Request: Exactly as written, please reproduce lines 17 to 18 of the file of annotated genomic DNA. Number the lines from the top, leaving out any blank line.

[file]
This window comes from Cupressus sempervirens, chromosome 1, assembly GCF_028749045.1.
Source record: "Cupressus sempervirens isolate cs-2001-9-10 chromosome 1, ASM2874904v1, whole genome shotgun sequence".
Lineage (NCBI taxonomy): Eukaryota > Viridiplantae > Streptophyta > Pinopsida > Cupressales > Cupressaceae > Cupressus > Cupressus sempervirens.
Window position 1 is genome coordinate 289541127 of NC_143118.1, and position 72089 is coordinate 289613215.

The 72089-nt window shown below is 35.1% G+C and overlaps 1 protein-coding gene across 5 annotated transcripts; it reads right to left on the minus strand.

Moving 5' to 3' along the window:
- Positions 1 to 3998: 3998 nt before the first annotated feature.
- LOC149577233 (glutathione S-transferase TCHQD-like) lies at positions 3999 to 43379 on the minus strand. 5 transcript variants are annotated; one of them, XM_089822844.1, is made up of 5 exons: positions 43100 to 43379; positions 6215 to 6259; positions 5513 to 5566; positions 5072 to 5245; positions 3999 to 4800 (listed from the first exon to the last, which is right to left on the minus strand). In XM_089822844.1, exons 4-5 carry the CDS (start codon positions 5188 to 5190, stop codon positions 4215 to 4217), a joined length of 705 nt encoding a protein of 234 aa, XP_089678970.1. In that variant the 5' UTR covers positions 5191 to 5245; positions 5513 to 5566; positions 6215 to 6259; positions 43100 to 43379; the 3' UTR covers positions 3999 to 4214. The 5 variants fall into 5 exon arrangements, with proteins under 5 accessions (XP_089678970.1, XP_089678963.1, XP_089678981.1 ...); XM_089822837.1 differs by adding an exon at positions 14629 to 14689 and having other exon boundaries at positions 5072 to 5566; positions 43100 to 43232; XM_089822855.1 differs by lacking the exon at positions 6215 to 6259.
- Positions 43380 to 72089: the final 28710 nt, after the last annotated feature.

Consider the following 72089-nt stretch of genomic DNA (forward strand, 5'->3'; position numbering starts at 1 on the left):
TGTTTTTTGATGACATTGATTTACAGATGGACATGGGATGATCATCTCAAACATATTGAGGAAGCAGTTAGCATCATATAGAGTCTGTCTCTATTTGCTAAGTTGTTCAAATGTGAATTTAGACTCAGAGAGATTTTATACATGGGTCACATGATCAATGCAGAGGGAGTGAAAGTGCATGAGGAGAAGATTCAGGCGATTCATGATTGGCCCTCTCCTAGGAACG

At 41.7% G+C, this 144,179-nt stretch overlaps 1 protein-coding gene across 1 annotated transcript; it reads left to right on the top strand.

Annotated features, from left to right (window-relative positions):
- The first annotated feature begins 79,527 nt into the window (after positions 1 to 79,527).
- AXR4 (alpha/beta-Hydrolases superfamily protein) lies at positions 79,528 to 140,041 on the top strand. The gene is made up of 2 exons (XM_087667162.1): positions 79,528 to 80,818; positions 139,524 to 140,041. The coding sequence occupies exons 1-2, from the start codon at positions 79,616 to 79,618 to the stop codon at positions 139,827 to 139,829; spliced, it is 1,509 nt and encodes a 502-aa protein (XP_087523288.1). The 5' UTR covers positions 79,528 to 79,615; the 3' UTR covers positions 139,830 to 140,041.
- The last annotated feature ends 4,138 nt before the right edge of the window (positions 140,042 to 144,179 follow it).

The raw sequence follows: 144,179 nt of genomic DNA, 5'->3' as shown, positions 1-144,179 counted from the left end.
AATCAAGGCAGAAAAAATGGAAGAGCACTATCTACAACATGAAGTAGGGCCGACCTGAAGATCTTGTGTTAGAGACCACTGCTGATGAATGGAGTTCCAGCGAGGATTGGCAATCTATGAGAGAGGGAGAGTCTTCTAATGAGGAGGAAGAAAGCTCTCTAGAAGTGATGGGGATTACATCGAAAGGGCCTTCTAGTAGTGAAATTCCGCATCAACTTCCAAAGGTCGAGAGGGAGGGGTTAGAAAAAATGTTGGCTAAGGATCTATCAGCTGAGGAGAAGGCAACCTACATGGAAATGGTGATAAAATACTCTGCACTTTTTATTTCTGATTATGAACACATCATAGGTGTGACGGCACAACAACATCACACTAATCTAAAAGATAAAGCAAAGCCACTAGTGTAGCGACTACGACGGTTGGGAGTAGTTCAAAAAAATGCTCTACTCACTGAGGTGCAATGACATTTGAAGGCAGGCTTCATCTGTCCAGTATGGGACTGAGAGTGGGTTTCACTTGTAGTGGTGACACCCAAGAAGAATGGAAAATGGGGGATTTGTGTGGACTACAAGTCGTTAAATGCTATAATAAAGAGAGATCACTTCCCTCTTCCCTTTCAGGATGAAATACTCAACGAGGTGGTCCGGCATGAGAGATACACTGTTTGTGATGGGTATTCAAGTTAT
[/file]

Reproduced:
The raw sequence follows: 144,179 nt of genomic DNA, 5'->3' as shown, positions 1-144,179 counted from the left end.
AATCAAGGCAGAAAAAATGGAAGAGCACTATCTACAACATGAAGTAGGGCCGACCTGAAGATCTTGTGTTAGAGACCACTGCTGATGAATGGAGTTCCAGCGAGGATTGGCAATCTATGAGAGAGGGAGAGTCTTCTAATGAGGAGGAAGAAAGCTCTCTAGAAGTGATGGGGATTACATCGAAAGGGCCTTCTAGTAGTGAAATTCCGCATCAACTTCCAAAGGTCGAGAGGGAGGGGTTAGAAAAAATGTTGGCTAAGGATCTATCAGCTGAGGAGAAGGCAACCTACATGGAAATGGTGATAAAATACTCTGCACTTTTTATTTCTGATTATGAACACATCATAGGTGTGACGGCACAACAACATCACACTAATCTAAAAGATAAAGCAAAGCCACTAGTGTAGCGACTACGACGGTTGGGAGTAGTTCAAAAAAATGCTCTACTCACTGAGGTGCAATGACATTTGAAGGCAGGCTTCATCTGTCCAGTATGGGACTGAGAGTGGGTTTCACTTGTAGTGGTGACACCCAAGAAGAATGGAAAATGGGGGATTTGTGTGGACTACAAGTCGTTAAATGCTATAATAAAGAGAGATCACTTCCCTCTTCCCTTTCAGGATGAAATACTCAACGAGGTGGTCCGGCATGAGAGATACACTGTTTGTGATGGGTATTCAAGTTAT